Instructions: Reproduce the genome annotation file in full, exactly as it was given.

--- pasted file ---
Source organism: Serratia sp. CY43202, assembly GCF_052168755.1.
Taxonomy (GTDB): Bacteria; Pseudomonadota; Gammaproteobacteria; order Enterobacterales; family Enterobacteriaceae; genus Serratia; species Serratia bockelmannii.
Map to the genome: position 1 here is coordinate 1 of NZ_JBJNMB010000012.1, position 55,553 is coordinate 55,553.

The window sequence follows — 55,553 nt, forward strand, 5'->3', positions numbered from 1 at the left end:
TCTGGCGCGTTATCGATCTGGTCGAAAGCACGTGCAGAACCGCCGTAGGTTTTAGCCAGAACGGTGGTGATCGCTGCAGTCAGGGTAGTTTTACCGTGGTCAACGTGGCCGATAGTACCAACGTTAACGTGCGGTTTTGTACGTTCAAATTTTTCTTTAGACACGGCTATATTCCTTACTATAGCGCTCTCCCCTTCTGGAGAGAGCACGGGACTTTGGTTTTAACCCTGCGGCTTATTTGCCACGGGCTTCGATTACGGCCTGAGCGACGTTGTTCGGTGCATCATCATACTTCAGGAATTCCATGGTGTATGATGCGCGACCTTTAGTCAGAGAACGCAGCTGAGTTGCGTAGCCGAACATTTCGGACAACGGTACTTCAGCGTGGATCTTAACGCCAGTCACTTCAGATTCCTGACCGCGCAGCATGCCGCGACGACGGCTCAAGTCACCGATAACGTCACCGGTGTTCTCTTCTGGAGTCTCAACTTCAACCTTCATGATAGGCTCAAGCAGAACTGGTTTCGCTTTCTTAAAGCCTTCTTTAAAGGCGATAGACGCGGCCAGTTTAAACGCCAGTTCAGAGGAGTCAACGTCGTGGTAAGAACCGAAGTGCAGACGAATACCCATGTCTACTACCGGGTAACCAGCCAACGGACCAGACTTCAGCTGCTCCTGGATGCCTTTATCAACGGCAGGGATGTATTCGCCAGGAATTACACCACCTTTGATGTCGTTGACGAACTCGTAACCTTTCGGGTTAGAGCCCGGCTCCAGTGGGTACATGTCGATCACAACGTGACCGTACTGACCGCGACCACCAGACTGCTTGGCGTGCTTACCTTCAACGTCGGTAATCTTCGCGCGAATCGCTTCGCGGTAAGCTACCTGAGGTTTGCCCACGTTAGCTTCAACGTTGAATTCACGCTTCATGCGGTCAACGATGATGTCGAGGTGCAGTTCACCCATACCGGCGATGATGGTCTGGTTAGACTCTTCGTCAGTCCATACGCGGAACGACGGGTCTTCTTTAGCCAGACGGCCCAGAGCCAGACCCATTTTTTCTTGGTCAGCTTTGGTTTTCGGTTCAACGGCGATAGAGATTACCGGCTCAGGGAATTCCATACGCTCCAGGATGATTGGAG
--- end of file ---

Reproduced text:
Source organism: Serratia sp. CY43202, assembly GCF_052168755.1.
Taxonomy (GTDB): Bacteria; Pseudomonadota; Gammaproteobacteria; order Enterobacterales; family Enterobacteriaceae; genus Serratia; species Serratia bockelmannii.
Map to the genome: position 1 here is coordinate 1 of NZ_JBJNMB010000012.1, position 55,553 is coordinate 55,553.

The window sequence follows — 55,553 nt, forward strand, 5'->3', positions numbered from 1 at the left end:
TCTGGCGCGTTATCGATCTGGTCGAAAGCACGTGCAGAACCGCCGTAGGTTTTAGCCAGAACGGTGGTGATCGCTGCAGTCAGGGTAGTTTTACCGTGGTCAACGTGGCCGATAGTACCAACGTTAACGTGCGGTTTTGTACGTTCAAATTTTTCTTTAGACACGGCTATATTCCTTACTATAGCGCTCTCCCCTTCTGGAGAGAGCACGGGACTTTGGTTTTAACCCTGCGGCTTATTTGCCACGGGCTTCGATTACGGCCTGAGCGACGTTGTTCGGTGCATCATCATACTTCAGGAATTCCATGGTGTATGATGCGCGACCTTTAGTCAGAGAACGCAGCTGAGTTGCGTAGCCGAACATTTCGGACAACGGTACTTCAGCGTGGATCTTAACGCCAGTCACTTCAGATTCCTGACCGCGCAGCATGCCGCGACGACGGCTCAAGTCACCGATAACGTCACCGGTGTTCTCTTCTGGAGTCTCAACTTCAACCTTCATGATAGGCTCAAGCAGAACTGGTTTCGCTTTCTTAAAGCCTTCTTTAAAGGCGATAGACGCGGCCAGTTTAAACGCCAGTTCAGAGGAGTCAACGTCGTGGTAAGAACCGAAGTGCAGACGAATACCCATGTCTACTACCGGGTAACCAGCCAACGGACCAGACTTCAGCTGCTCCTGGATGCCTTTATCAACGGCAGGGATGTATTCGCCAGGAATTACACCACCTTTGATGTCGTTGACGAACTCGTAACCTTTCGGGTTAGAGCCCGGCTCCAGTGGGTACATGTCGATCACAACGTGACCGTACTGACCGCGACCACCAGACTGCTTGGCGTGCTTACCTTCAACGTCGGTAATCTTCGCGCGAATCGCTTCGCGGTAAGCTACCTGAGGTTTGCCCACGTTAGCTTCAACGTTGAATTCACGCTTCATGCGGTCAACGATGATGTCGAGGTGCAGTTCACCCATACCGGCGATGATGGTCTGGTTAGACTCTTCGTCAGTCCATACGCGGAACGACGGGTCTTCTTTAGCCAGACGGCCCAGAGCCAGACCCATTTTTTCTTGGTCAGCTTTGGTTTTCGGTTCAACGGCGATAGAGATTACCGGCTCAGGGAATTCCATACGCTCCAGGATGATTGGAG